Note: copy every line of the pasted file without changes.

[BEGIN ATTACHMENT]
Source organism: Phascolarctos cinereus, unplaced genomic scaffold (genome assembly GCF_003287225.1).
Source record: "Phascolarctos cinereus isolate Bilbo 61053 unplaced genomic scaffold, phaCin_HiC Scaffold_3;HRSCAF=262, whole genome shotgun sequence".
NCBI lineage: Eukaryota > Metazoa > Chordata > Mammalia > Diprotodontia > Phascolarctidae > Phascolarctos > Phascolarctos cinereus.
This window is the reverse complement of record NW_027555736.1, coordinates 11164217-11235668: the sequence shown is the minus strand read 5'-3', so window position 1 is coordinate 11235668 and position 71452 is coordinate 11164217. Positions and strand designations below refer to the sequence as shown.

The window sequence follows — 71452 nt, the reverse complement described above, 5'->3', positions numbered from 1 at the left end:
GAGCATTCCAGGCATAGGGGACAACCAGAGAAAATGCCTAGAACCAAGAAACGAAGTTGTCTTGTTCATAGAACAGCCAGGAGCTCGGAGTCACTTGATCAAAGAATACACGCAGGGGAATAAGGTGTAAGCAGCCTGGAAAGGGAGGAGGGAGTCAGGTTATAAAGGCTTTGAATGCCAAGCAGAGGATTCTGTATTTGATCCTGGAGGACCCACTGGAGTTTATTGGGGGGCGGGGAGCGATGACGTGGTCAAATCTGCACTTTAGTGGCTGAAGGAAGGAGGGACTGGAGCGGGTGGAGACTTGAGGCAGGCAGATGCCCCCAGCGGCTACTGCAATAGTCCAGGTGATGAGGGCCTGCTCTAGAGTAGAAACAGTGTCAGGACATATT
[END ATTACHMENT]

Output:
Source organism: Phascolarctos cinereus, unplaced genomic scaffold (genome assembly GCF_003287225.1).
Source record: "Phascolarctos cinereus isolate Bilbo 61053 unplaced genomic scaffold, phaCin_HiC Scaffold_3;HRSCAF=262, whole genome shotgun sequence".
NCBI lineage: Eukaryota > Metazoa > Chordata > Mammalia > Diprotodontia > Phascolarctidae > Phascolarctos > Phascolarctos cinereus.
This window is the reverse complement of record NW_027555736.1, coordinates 11164217-11235668: the sequence shown is the minus strand read 5'-3', so window position 1 is coordinate 11235668 and position 71452 is coordinate 11164217. Positions and strand designations below refer to the sequence as shown.

The window sequence follows — 71452 nt, the reverse complement described above, 5'->3', positions numbered from 1 at the left end:
GAGCATTCCAGGCATAGGGGACAACCAGAGAAAATGCCTAGAACCAAGAAACGAAGTTGTCTTGTTCATAGAACAGCCAGGAGCTCGGAGTCACTTGATCAAAGAATACACGCAGGGGAATAAGGTGTAAGCAGCCTGGAAAGGGAGGAGGGAGTCAGGTTATAAAGGCTTTGAATGCCAAGCAGAGGATTCTGTATTTGATCCTGGAGGACCCACTGGAGTTTATTGGGGGGCGGGGAGCGATGACGTGGTCAAATCTGCACTTTAGTGGCTGAAGGAAGGAGGGACTGGAGCGGGTGGAGACTTGAGGCAGGCAGATGCCCCCAGCGGCTACTGCAATAGTCCAGGTGATGAGGGCCTGCTCTAGAGTAGAAACAGTGTCAGGACATATT